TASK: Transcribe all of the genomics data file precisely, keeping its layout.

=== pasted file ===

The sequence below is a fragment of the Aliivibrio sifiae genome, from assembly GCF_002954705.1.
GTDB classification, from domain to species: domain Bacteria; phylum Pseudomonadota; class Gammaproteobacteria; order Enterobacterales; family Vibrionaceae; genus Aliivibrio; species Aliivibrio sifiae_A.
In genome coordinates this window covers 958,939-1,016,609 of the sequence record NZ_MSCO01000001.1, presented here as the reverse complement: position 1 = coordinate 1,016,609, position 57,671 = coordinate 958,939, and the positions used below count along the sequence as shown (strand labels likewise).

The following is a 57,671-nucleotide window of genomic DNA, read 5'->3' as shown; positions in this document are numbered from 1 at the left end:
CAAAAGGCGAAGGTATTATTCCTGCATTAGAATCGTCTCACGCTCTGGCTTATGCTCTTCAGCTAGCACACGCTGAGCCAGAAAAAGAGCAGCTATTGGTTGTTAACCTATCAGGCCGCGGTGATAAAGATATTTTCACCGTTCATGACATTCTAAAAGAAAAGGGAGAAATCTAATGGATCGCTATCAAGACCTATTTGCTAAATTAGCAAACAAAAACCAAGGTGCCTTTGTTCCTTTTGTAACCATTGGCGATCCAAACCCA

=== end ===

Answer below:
The sequence below is a fragment of the Aliivibrio sifiae genome, from assembly GCF_002954705.1.
GTDB classification, from domain to species: domain Bacteria; phylum Pseudomonadota; class Gammaproteobacteria; order Enterobacterales; family Vibrionaceae; genus Aliivibrio; species Aliivibrio sifiae_A.
In genome coordinates this window covers 958,939-1,016,609 of the sequence record NZ_MSCO01000001.1, presented here as the reverse complement: position 1 = coordinate 1,016,609, position 57,671 = coordinate 958,939, and the positions used below count along the sequence as shown (strand labels likewise).

The following is a 57,671-nucleotide window of genomic DNA, read 5'->3' as shown; positions in this document are numbered from 1 at the left end:
CAAAAGGCGAAGGTATTATTCCTGCATTAGAATCGTCTCACGCTCTGGCTTATGCTCTTCAGCTAGCACACGCTGAGCCAGAAAAAGAGCAGCTATTGGTTGTTAACCTATCAGGCCGCGGTGATAAAGATATTTTCACCGTTCATGACATTCTAAAAGAAAAGGGAGAAATCTAATGGATCGCTATCAAGACCTATTTGCTAAATTAGCAAACAAAAACCAAGGTGCCTTTGTTCCTTTTGTAACCATTGGCGATCCAAACCCA